Mayor Bill de Blasio is trying to capitalize on testimony from the state's top education official, who said that paying for universal pre-kindergarten in New York will cost much more than Governor Andrew Cuomo is proposing to spend.
Mayor Bill de Blasio says his proposal to tax the wealthy to pay for universal pre-k in New York City is getting a boost from a somewhat unlikely source: the state's top education official.
New York State Education Commissioner John King testified in Albany on Tuesday that it will cost the state about $1.6 billion to pay for universal pre-k. That estimate put him at odds with Governor Andrew Cuomo, who has proposed spending just $300 million a year on pre-k statewide.
"Ultimately, if you want to get to true universality, you're probably talking on the order of $1.6 billion a year," King said Tuesday
"It's obvious from Commissioner King's analysis that our plan is actually dealing with real numbers," de Blasio said. "I think it's really important to be straightforward with people about how much things cost, and that there would have been no way to achieve this kind of progress in education without a dedicated tax."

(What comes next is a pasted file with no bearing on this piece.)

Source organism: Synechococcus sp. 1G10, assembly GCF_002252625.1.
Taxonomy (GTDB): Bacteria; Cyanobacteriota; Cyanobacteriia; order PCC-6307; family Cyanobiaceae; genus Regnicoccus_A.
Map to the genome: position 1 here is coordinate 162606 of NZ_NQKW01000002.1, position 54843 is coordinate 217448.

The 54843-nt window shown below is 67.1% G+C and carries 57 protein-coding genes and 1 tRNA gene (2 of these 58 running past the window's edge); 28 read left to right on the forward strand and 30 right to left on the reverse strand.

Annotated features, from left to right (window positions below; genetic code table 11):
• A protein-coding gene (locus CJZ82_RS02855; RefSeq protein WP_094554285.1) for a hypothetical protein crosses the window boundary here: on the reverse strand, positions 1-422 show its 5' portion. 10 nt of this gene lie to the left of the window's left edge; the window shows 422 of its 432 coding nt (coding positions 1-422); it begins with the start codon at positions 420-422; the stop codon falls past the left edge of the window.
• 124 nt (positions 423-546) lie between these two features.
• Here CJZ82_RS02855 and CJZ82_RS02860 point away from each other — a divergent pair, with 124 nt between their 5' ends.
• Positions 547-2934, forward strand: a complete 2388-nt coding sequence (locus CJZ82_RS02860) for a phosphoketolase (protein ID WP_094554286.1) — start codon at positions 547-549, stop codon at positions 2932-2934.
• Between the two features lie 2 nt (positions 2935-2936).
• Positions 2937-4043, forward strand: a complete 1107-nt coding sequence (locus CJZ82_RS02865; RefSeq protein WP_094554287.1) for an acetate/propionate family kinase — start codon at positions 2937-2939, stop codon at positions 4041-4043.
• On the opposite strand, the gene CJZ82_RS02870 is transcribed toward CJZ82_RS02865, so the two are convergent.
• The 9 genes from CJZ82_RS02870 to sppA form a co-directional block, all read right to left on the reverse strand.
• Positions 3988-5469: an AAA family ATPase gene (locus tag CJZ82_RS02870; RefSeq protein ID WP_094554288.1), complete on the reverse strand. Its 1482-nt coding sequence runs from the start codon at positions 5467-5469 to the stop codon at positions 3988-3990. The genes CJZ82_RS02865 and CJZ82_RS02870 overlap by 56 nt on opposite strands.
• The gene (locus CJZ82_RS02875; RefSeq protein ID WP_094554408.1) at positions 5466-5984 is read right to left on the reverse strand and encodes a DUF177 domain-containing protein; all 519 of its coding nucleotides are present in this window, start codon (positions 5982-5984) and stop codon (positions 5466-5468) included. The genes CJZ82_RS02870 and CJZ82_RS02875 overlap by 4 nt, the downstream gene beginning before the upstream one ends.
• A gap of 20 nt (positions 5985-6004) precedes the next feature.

De Blasio is talking about spending $340 million a year on pre-k just in New York City, and he wants to tax wealthy New Yorkers to pay for the program. The tax hike needs state approval, and Cuomo is no fan of the plan. He has said that he will pay for pre-kindergarten in the five boroughs with state funding, but the mayor has been cool to the offer.
"You can't start this program up for a year and then have it stall. It's just unacceptable," de Blasio said.
Cuomo on Tuesday tried to downplay the discrepancy between his own numbers and the state education commissioner's.
"When it comes to what pre-k cost statewide, these are all guess-timates by everyone, because nobody really knows," Cuomo said.
The mayor, meanwhile, is ramping up his campaign to get his pre-k tax through Albany. A dozen new business and civic leaders have signed on to support the plan.